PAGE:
Crisis Preparation for Those with Special Needs and Disabilities

A crisis demands efficient and effective preparation for anyone, however those that care for people with special needs or disabilities have an even greater challenge to face. This challenge should compel a caregiver to put significant thought and preparation into planning for a crisis.

How to Plan for a Crisis as a Special Needs Caregiver

There are many things to be considered when you begin the planning process. Here are just a few of the questions that you will need to answer before you can create a formal crisis policy.

  • What are the special needs of the individual or individuals in your care?
  • What tools would be required to adequately adapt any given situation to the special needs of those for whom you care?
  • What are the possible crises that could take place?
  • Who would you need to contact should a crisis become a reality?

While these questions are only the beginning of delving into the crisis planning process, you will find that as you explore the answers to these questions further examination of certain areas will be spurred. This is not a plan that can be properly prepared in a short period of time. You must put adequate time and effort into developing the plan as the well-being of those in your care and yourself may depend upon it.

Formalize Your Plan

Once you have brain-stormed through the questions that have been mentioned and fully explored the areas of concern that have been raised, you will need to formalize your plan. Those in sizeable organizations usually understand the importance of a written plan. However, those that care for one or just a handful of handicapped people sometimes do not recognize the value of a written plan.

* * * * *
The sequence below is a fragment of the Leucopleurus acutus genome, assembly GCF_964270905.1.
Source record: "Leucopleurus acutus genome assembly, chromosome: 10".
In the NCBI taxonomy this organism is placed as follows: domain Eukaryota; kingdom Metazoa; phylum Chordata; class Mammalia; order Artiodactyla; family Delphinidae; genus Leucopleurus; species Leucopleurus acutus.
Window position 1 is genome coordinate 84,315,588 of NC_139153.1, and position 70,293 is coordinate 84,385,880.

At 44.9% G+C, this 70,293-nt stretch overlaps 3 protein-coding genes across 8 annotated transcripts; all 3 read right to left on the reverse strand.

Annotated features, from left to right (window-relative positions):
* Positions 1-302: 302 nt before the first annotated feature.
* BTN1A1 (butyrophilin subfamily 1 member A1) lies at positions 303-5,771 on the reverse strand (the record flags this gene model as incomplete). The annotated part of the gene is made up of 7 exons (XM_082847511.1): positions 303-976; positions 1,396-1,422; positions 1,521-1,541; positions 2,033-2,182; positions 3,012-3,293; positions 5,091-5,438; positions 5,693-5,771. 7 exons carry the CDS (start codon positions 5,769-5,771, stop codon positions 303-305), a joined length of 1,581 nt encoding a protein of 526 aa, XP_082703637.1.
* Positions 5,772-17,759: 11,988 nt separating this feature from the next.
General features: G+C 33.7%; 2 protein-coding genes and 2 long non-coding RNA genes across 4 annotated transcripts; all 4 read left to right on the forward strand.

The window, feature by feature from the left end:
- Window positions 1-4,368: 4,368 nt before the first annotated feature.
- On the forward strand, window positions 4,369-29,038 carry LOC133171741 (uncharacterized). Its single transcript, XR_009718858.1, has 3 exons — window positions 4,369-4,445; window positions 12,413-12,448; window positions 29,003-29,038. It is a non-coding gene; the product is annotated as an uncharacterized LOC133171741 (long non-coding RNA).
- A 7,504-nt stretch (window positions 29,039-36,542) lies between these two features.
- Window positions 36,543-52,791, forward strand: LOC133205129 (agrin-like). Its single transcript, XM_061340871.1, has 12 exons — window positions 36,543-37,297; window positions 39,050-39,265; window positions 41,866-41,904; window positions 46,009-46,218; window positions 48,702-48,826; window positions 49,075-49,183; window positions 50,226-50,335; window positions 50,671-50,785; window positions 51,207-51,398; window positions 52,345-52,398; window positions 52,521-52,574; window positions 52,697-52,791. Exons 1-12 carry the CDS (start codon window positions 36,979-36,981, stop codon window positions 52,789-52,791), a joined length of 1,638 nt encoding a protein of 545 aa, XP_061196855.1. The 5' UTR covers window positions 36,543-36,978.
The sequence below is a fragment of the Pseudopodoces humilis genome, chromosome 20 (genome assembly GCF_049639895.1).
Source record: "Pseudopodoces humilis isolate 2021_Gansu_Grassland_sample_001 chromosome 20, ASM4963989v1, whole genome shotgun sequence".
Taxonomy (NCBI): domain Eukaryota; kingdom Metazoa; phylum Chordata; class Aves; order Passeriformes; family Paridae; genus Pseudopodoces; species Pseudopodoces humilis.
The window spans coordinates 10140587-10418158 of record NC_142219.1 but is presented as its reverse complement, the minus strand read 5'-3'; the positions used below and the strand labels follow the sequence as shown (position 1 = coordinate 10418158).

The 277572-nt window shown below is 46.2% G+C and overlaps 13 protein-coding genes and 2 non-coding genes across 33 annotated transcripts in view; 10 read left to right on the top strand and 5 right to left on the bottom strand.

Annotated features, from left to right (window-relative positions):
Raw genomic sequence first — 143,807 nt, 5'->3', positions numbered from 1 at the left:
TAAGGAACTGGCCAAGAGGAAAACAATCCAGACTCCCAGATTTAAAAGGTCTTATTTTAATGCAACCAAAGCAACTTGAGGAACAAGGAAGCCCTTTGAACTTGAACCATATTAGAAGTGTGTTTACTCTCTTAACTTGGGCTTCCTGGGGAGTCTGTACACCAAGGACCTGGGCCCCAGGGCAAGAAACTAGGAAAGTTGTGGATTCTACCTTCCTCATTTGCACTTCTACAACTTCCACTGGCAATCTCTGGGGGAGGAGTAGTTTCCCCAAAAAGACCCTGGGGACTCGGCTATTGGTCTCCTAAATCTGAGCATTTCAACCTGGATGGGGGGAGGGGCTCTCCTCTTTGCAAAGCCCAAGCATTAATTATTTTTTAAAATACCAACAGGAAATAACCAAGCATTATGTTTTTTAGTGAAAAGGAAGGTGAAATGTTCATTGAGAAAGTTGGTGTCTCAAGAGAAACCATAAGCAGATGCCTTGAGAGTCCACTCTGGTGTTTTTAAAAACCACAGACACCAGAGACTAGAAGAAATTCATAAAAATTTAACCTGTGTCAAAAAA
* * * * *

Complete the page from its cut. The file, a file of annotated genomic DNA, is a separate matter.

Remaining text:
It is very important to put your plan of action in writing to dispel any uncertainties that may be left unanswered. Once put on paper, the holes in your plan become much more obvious. This forces the person in charge to address controversial issues before a time of imminence.

After a complete written plan has been established, you will need to practice. Many people do not like this step. History shows that plans that have actually been practiced not only are more effective in an actual emergency, but that areas of weakness tend to be exposed during practice. This allows the plan organizer to make any necessary corrections.

Those that care for handicapped and special needs individuals already have an enormous responsibility. Make sure that you take the well-being of those that you care for and yourself seriously. Do not shirk the burden that you carry in such a vital area. If you do not feel confident in developing your own crisis management plan, contact a professional for assistance. Do not wait until an emergency presents itself to you to decide to plan. At that point, planning is a thing of the past. This is far too important a responsibility to neglect.